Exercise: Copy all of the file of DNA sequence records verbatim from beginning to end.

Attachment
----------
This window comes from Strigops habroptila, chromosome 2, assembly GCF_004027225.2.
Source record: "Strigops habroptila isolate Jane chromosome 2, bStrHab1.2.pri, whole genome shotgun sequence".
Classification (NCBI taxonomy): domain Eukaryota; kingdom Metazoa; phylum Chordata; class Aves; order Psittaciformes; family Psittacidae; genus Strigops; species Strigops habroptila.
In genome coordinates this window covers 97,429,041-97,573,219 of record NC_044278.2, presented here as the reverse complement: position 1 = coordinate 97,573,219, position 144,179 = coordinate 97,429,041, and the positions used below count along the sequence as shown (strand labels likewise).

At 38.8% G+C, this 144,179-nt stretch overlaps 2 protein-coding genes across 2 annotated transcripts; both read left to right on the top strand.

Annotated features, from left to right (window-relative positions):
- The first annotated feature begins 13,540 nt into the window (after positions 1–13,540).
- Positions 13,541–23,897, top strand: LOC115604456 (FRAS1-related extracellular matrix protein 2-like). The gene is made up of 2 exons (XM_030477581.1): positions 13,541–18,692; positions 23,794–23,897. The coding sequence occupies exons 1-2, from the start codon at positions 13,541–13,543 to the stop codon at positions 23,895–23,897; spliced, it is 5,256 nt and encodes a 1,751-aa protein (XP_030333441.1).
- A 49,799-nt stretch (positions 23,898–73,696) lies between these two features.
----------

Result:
This window comes from Strigops habroptila, chromosome 2, assembly GCF_004027225.2.
Source record: "Strigops habroptila isolate Jane chromosome 2, bStrHab1.2.pri, whole genome shotgun sequence".
Classification (NCBI taxonomy): domain Eukaryota; kingdom Metazoa; phylum Chordata; class Aves; order Psittaciformes; family Psittacidae; genus Strigops; species Strigops habroptila.
In genome coordinates this window covers 97,429,041-97,573,219 of record NC_044278.2, presented here as the reverse complement: position 1 = coordinate 97,573,219, position 144,179 = coordinate 97,429,041, and the positions used below count along the sequence as shown (strand labels likewise).

At 38.8% G+C, this 144,179-nt stretch overlaps 2 protein-coding genes across 2 annotated transcripts; both read left to right on the top strand.

Annotated features, from left to right (window-relative positions):
- The first annotated feature begins 13,540 nt into the window (after positions 1–13,540).
- Positions 13,541–23,897, top strand: LOC115604456 (FRAS1-related extracellular matrix protein 2-like). The gene is made up of 2 exons (XM_030477581.1): positions 13,541–18,692; positions 23,794–23,897. The coding sequence occupies exons 1-2, from the start codon at positions 13,541–13,543 to the stop codon at positions 23,895–23,897; spliced, it is 5,256 nt and encodes a 1,751-aa protein (XP_030333441.1).
- A 49,799-nt stretch (positions 23,898–73,696) lies between these two features.